New report reveals more than 400 different names for sugar hiding on food labels

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Consumers might unknowingly be consuming more sugar than expected, with more than 400 different names for added sugars found on packaged food labels.

According to the Australian Dietary Guidelines, the average daily sugar intake for an adult should be around 50g or 12 teaspoons per day.

However, the annual FoodSwitch: State of the Food Supply report found that unknown added sugar in some common foods is causing Australians to consume nearly double the recommended limit.

George Institute dietician Dr Daisy Coyle said this “sneaked-in sugar” – up to 22 teaspoons a day – could be added to many people’s diets without them realizing it.

“Too much sugar contributes to skyrocketing rates of obesity and associated chronic diseases such as heart disease, stroke, type 2 diabetes,” she said.

Cost of life
Camera iconShoppers are encouraged to double-check food labels to avoid excess sugar in their diets. NCA NewsWire/David Crosling Credit: News Corp Australia

“But while most of us know it’s bad for us, it’s hard to cut back when you can’t know how much the food you’re buying is in. Currently, manufacturers are only required to state total sugars on the product’s nutrition information panel. ”

Researchers at the George Institute used criteria from the government-developed Health Star Rating (HSR) system to rate more than 25,000 packaged foods and drinks sold in supermarkets across Australia.

He revealed that Woolworths own brands still had the highest overall health rating, with Coles and IGA in second place and ALDI the least healthy.

Dr Coyle calls for a new approach to labeling the food supply in an effort to better inform consumers.

Woolworths was found to have the highest overall health rating, which is good news for shoppers.  NCA NewsWire/Sarah Marshall
Camera iconWoolworths was found to have the highest overall health rating, which is good news for shoppers. NCA NewsWire/Sarah Marshall Credit: News Corp Australia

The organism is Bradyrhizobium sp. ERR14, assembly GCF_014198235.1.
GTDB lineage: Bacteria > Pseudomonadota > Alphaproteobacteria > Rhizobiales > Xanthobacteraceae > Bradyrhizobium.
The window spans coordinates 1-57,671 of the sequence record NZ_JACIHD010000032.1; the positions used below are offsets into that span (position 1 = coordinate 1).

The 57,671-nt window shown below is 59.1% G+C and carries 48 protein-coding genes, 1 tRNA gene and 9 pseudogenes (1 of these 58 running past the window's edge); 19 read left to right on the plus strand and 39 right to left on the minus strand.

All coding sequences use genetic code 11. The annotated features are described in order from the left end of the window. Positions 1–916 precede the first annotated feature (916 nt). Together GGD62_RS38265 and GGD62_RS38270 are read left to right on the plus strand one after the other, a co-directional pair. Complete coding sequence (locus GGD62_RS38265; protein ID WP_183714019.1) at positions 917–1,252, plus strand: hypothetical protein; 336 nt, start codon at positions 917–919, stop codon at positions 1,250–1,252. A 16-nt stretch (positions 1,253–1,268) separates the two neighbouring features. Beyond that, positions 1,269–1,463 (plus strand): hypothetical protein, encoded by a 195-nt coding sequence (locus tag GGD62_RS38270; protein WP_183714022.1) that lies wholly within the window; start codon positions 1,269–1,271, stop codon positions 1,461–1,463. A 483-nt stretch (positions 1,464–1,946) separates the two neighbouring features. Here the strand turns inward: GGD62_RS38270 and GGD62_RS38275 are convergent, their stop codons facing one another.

“One of the biggest obstacles to the success of the HSR program is that it remains voluntary – we found that only 41% of products displayed an HSR on the packaging – so there is no level playing field” , she said.

“And although the top 20 manufacturers have higher adoption rates, at around 70%, there is huge variation, with (for example) no product showing an HSR on the packaging for more than 96% for products The Smith’s Snackfood Company.”

Dr Coyle said the voluntary HSR system has been in place since 2014, but compliance remains low at around 40%, and it has worsened since last year’s report.

“Most notably, IGA has chosen not to participate in the HSR program at all, despite being one of Australia’s largest retailers,” she said.

The Australian government has set an industry benchmark of 70% compliance by 2025, but this target remains voluntary for food manufacturers to comply with.

Close Up Of Girl Drinking Sweet Sparkling Soda From Glass With Straw
Camera iconGeorge Institute dietitian Dr Daisy Coyle says consumers should know how much sugar they are consuming, with many unknowingly increasing their recommended daily intake. Credit: istock

However, public consultation is expected to begin on proposed changes to food labels, which would require companies to display added sugar content on the nutrition information panel of their food products.

Dr Coyle said while this was an important step to help Australians make informed choices, any changes would likely take some time to pass.

“Currently, the only way shoppers can determine the amount of added sugar in a product is to download the FoodSwitch app and scan the barcode. This will give an estimate of the added sugar content and suggest healthier alternatives. to go to,” she said. said.

Dr Coyle said shoppers are encouraged to check the labels of the products they buy to find out what they are putting in their mouths.

“Consumers deserve to know what’s in the food they eat, and we strongly support that the amount of added sugar in a product be clearly stated. It could also prompt the food industry to reduce the amount of sugar they pour into processed foods,” Dr Coyle said.

“We don’t want buyers to have to wait years for this information, we want people to be able to make informed choices now – small changes can really add up.”

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